Anders Behring Breivik smiles during his trial in Oslo (Reuters / NTB Scanpix)

Norwegian mass killer Anders Behring Breivik carved the names of the weapons of Norse gods into his guns before killing 77 people, a court has heard.

Witnesses described how far-right extremist Breivik imitated a police officer to gain access to Utoya island, before slaughtering 69 people.

The far-right fanatic is on trial after killing 77 people in a bomb attack in central Oslo and a lengthy gun rampage on the island, where a camp was being held for young members of the country's Labour Party.

On the 11th day of Breivik's trial, the court heard how the killer tricked ferry captain Jon Olson into taking him across to the island in the hours following his bomb blast on 22 July, 2011.

Olson told the court that nobody suspected Breivik, who boarded the ferry as emergency services scrambled to respond to the explosion outside government buildings, which killed eight people and left dozens injured.

The court heard of Olson's "angst and full panic" as he tried to contact police when he became aware of the attack taking place on the island, as Breivik methodically hunted and executed his trapped victims.

Images of the killer's weapons were shown to the court, including a pistol which had the word Mjolnir carved into the handle - the name of the hammer of Thor, the Norse god of thunder.

Breivik's gun with an engraved handle (Fwalloe)

A picture was also shown of the rifle he used, which had a bayonet affixed to the end. The word Gungnir, the name of Norse god Odin's spear, was carved into it.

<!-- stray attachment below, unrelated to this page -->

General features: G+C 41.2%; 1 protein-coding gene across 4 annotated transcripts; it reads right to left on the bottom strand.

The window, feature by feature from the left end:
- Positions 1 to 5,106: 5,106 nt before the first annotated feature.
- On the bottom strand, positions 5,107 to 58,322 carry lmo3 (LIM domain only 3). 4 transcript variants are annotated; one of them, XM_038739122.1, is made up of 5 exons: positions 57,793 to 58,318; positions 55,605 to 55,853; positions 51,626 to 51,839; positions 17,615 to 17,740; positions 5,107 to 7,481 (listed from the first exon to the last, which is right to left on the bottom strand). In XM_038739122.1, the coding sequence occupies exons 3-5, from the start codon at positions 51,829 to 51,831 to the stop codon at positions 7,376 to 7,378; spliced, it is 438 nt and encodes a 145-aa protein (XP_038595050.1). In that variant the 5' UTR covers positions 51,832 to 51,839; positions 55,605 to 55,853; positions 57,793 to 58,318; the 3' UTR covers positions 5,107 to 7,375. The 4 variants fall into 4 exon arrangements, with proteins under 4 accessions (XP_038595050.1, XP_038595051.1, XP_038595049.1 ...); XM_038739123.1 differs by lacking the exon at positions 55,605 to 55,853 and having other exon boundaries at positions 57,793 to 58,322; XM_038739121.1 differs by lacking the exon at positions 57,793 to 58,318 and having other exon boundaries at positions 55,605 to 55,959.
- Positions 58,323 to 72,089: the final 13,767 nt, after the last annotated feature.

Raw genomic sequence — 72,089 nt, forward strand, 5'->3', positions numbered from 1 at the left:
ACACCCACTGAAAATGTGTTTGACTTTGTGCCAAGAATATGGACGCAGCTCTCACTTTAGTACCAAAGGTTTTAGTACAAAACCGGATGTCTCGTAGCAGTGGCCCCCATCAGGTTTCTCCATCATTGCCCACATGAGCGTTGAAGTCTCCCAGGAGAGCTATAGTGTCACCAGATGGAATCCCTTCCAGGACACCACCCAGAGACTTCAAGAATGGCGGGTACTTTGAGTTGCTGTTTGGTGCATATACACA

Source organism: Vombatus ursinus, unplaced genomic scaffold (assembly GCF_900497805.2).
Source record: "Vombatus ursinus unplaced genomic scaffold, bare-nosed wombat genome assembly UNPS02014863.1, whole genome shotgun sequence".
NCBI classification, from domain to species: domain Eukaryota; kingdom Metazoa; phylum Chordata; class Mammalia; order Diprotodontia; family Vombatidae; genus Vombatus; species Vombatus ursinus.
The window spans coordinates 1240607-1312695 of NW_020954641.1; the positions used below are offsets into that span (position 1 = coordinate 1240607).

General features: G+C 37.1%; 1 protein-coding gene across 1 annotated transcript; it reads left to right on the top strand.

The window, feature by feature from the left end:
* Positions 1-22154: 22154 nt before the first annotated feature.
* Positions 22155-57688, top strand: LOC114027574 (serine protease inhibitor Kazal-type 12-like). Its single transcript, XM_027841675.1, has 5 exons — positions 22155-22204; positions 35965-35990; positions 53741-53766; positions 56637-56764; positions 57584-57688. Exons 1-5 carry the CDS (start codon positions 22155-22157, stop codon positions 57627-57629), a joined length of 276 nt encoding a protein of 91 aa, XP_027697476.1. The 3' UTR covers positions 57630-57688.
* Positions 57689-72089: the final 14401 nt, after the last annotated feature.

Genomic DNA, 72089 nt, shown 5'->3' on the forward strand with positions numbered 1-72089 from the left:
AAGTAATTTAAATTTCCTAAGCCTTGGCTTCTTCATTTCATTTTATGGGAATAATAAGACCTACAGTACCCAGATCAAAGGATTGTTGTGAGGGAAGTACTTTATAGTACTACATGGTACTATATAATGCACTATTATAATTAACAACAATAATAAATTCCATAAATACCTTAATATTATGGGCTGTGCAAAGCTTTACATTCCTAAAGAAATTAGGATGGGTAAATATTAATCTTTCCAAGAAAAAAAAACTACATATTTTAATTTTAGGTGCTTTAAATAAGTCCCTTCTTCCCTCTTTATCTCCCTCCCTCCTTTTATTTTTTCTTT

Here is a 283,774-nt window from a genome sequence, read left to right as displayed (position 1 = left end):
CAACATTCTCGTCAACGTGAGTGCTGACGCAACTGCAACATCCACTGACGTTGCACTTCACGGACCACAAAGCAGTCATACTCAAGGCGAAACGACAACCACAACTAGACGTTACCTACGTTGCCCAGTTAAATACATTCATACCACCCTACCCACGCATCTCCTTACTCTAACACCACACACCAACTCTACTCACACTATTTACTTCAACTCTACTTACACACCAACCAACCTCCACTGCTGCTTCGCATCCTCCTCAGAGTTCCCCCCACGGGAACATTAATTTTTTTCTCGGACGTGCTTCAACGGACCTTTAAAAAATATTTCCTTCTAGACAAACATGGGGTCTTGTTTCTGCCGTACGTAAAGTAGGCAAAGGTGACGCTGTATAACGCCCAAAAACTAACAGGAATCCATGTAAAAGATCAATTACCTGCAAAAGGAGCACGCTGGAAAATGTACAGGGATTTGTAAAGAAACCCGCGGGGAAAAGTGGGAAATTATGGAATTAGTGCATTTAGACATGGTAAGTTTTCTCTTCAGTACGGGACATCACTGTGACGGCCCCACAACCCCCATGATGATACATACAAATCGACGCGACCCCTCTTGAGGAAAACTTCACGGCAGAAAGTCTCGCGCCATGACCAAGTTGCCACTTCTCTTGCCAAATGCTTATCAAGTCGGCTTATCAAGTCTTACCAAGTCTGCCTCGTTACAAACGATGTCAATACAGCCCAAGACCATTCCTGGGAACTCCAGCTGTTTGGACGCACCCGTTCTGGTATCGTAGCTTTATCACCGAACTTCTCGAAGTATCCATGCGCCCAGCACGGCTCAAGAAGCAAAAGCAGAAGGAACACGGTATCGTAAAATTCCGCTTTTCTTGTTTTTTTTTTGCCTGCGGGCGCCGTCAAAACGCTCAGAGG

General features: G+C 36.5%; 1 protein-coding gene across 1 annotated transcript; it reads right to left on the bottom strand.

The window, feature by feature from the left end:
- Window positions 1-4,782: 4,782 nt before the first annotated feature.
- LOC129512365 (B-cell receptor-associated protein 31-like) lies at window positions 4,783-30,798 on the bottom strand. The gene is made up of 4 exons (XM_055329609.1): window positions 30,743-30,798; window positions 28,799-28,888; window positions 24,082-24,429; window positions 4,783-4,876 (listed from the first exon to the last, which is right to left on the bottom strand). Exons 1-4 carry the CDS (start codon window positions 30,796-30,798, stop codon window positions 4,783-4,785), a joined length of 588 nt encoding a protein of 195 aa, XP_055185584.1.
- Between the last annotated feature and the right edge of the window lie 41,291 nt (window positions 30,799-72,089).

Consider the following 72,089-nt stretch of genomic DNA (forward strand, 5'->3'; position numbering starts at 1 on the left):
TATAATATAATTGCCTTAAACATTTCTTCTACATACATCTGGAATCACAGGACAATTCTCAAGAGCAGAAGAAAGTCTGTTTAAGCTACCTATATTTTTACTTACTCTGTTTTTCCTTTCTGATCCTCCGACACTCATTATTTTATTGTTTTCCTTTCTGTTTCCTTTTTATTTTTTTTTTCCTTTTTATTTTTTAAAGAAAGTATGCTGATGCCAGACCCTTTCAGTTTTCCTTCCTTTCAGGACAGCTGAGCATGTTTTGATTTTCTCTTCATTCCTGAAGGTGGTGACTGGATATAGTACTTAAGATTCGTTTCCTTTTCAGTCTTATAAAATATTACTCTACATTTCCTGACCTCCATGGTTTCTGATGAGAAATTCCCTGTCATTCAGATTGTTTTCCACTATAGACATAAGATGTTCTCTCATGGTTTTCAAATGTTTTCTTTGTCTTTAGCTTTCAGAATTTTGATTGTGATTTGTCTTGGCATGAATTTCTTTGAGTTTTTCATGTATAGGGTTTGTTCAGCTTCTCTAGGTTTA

Breivik's rifle with Gungnir carved into it (Fwalloe)

The court also saw the fake police outfit that Breivik wore to trick his way on to the island. During his unflinching testimony, which moved many in the court to tears, Breivik described how he used the uniform to trick his scared victims to approach him for help, before gunning them down.

Uniform Breivik wore to trick his way on to Utoya island (Fwalloe)

The level of detail involved in the court process reflects Norway's staunch promise to adhere to its liberal legal system. The country pledged to respond to Breivik's attack, which he said was based on a perceived war on multiculturalism, with even greater democracy.

Mark Lewis, a reporter in the Oslo courthouse, tweeted updates on the day's events. He said: "Prominent paper editor here tells me this is a necessary catharsis for Norway. 'We need to know we have the whole truth' he says."

A previous day of the trial was marked by more than 40,000 protesters coming out and singing songs in favour of multiculturalism close to the courthouse.

Breivik, who is charged with terrorism and premeditated murder, admits the 77 killings but denies legal culpability. A majority vote of three of the five judges will be required in the trial, which is aiming to determine Breivik's sanity and therefore his legal culpability, with a verdict expected in mid-July.

He has refused to accept the court's authority and has asked for an acquittal, as he committed the killings in a pre-emptive attempt to stop a war over multiculturalism in Norway. He branded the Norwegian maximum sentence of 21 years as pathetic and claimed he would rather be executed.

Sentences can be extended if a criminal is considered a menace to society. If declared insane by the court, he would be committed to psychiatric care. Both sides can appeal.

The trial continues.